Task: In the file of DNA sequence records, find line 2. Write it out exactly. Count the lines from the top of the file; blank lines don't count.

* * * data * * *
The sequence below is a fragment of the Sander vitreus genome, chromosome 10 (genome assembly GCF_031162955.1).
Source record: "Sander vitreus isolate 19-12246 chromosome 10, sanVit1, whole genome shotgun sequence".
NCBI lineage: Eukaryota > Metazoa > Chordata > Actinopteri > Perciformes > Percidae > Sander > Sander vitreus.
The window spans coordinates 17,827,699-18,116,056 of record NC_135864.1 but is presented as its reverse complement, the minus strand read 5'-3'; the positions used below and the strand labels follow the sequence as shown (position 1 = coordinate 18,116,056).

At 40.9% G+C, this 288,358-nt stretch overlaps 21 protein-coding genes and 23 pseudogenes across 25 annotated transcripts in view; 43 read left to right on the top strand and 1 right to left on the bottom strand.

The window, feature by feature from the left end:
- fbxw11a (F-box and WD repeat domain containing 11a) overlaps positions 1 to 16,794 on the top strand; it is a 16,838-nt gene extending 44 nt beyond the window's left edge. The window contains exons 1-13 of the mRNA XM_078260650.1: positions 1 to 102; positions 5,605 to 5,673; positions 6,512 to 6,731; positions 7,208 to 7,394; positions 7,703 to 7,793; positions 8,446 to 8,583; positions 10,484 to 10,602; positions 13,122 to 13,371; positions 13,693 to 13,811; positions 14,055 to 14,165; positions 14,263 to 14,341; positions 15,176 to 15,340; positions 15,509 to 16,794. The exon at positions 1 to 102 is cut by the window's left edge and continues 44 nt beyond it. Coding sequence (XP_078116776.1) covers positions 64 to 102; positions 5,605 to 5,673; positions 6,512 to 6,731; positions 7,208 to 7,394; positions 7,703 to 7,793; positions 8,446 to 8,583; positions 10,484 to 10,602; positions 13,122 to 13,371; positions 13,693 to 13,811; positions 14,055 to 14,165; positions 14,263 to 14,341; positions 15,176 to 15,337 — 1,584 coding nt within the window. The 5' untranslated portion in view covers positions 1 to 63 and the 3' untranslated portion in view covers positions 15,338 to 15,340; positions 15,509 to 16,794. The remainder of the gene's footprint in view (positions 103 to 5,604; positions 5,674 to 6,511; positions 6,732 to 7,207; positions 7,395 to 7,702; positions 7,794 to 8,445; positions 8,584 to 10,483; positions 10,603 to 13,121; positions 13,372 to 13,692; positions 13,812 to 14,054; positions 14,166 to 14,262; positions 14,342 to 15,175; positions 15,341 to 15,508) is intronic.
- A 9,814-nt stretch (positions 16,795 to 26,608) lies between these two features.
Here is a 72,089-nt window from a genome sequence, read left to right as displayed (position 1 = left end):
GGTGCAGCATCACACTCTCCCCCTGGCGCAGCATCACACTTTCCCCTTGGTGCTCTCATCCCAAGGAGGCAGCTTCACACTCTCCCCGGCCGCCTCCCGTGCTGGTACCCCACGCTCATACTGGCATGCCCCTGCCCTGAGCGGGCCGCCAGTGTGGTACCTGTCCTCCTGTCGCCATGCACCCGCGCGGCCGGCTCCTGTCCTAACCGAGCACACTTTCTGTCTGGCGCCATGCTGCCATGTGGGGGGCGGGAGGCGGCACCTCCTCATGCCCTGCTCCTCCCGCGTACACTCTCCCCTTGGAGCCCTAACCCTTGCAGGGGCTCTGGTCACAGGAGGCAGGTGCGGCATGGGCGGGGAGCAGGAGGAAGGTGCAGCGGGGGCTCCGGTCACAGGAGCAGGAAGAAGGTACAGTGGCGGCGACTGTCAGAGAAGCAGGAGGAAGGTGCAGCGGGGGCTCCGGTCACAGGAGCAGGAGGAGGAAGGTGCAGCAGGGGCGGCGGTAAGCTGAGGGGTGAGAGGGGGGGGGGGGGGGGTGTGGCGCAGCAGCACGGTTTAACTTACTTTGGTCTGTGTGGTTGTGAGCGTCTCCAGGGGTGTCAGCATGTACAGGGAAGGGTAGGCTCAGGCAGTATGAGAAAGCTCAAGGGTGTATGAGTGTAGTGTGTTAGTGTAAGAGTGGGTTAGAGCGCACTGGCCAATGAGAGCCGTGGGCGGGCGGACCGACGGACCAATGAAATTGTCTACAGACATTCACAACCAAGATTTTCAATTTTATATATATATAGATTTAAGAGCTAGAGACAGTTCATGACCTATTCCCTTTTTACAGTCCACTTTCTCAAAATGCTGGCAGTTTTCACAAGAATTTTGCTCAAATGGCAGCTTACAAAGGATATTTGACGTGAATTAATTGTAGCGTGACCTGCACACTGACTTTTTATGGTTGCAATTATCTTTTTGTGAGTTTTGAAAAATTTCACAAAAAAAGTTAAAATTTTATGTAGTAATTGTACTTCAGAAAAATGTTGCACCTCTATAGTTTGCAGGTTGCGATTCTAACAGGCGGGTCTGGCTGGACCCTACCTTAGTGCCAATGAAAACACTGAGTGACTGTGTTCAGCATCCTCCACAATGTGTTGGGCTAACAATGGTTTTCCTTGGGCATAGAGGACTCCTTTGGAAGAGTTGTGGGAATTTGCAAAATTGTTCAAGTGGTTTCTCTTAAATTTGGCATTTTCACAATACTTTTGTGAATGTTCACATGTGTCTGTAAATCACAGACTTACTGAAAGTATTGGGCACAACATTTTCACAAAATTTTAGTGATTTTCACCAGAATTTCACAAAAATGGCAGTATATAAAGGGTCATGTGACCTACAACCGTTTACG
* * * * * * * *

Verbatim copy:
Source record: "Sander vitreus isolate 19-12246 chromosome 10, sanVit1, whole genome shotgun sequence".